By tradition, the larger established veterans advocacy groups refuse to engage in electoral politics. Marty Goley, the Department of Kentucky Commander for the American Legion wouldn’t get into the politics of the ad, but said the VA system in Kentucky is “strong.” “Even though there may be some slight access issues we have a good program in Kentucky,” Goley told TIME. “I’ve been a veteran that needed health care. The care I received at the VA in Kentucky was excellent.”

The national chapter of the American Legion, one of the nation’s largest veterans groups, would not comment on the ad or the back-and-forth in Kentucky.

TIME equality

These Are the Best and Worst States for Women’s Job Equality

Women in D.C. have a median income of $60,000

Washington, D.C., is the best place for women’s workforce equality in the U.S., according to new analysis by the Institute for Women’s Policy Research.

 

MAP
Courtesy of the Institute for Women’s Policy Research

 

According to the report, women in the District have a median annual income of $60,000, which is double the median income of women in West Virginia, the state ranked lowest in women’s employment and earnings. Each state was given a letter grade based on the median annual income of women who work full time, the earnings ratio between full-time men and women, the percent of women in the labor force and the percent of women in managerial or professional occupations. In each category, the District of Columbia ranked first, with neighboring state Maryland nabbing the second highest ranking in percent of employed women and median annual income.

Among the other top-ranking states: Minnesota, Colorado, Virginia, Massachusetts, New Hampshire, Vermont, Connecticut and New Jersey.

“Top ranked states are doing a better job of making use of women’s economic contributions,” Heidi Hartmann,President of IWPR, said in a release about the report, “Ensuring women have access to training and education, working to place women in top jobs.”

She adds, “While these factors impact women individually, they also contribute to overall economic growth and strong economies in these states. Public policies also make a difference and voters and candidates should pay attention to these results.”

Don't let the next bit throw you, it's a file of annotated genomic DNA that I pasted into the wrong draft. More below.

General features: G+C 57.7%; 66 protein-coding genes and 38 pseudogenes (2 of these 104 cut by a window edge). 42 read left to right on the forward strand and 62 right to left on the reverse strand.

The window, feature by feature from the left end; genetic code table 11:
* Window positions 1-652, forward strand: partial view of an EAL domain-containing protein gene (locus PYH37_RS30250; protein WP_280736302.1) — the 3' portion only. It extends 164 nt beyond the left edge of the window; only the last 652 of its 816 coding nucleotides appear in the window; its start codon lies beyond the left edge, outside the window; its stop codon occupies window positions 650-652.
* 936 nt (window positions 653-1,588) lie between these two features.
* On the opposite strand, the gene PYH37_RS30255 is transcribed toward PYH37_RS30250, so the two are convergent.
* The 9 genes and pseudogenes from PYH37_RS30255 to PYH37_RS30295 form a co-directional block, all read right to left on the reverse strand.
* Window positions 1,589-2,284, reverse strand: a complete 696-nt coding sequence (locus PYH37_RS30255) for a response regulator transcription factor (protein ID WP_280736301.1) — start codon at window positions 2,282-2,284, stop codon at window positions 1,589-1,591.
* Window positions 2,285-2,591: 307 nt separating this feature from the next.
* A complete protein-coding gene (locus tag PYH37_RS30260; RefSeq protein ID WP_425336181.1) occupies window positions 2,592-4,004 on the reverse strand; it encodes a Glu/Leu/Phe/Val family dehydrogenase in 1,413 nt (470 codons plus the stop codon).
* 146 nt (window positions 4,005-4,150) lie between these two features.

The majority of the 14 states that received the lowest ranking were in the South: Alabama, Arkansas, Kentucky, Louisiana, Mississippi, Oklahoma, South Carolina, Tennessee all joined West Virginia in receiving grades of D+ or lower. The report came out ahead of the IWPR’s 2015 report on the Status of Women in the States.

TIME 2014 Election

Federal Judge Halts Restrictions to Early Voting in Ohio

Mardee Gallagher
Tony Dejak—AP Voting booths at the Gates Mills Community House in Gates Mills, Ohio on May 6, 2014.

Federal judge restored early voting days after ACLU challenge

A federal judge on Thursday restored early voting days in Ohio ahead of this November’s midterm election.

The decision is a win for voting rights advocates in Ohio, who say cuts to early voting days discriminate against black and minority voters. “This ruling will safeguard the vote for thousands of Ohioans during the midterm election,” said Dale Ho, director of the American Civil Liberties Union’s Voting Rights Project.

In February, Ohio passed a new voting law that cut an early voting period known as “Golden Week” where residents could register and vote on the same day. The Ohio Secretary of State also cut early voting on Sundays and restricted evening hours. The state’s election officials had reportedly recommended the early voting period be cut in order to clearly distinguish the periods for voter registration and casting ballots.

The ACLU and the ACLU of Ohio challenged the measures in May, and the resulting ruling will restore evening voting hours, some Sunday voting, and the “Golden Week.”

Voting rights advocates have called the cuts to early voting racially discriminatory. In 2012, 157,000 Ohioans voted during the early voting days that were eliminated, many of whom were black, according to the ACLU’s complaint. In Ohio’s County Cayahoga, its most populous, black voters cast 56% of early weekend ballots in 2008, though they make up 28% of the county’s population.

Ohio Secretary of State Jon Husted said he had set uniform voting hours so as to avoid “disparity in access” to the ballot box. “Today’s ruling kicks the door open to having different rules for voting in each of Ohio’s 88 counties, which is not fair and uniform and was not even acceptable to this court or the plaintiffs previously,” he said in a statement, adding that the state would appeal the ruling.

Attorney General Eric Holder called the decision a “a milestone in our effort to continue to protect voting rights” in a statement Thursday, noting that it “rests on some of the same legal reasoning” as pending Department of Justice challenges to voting laws in Texas and North Carolina.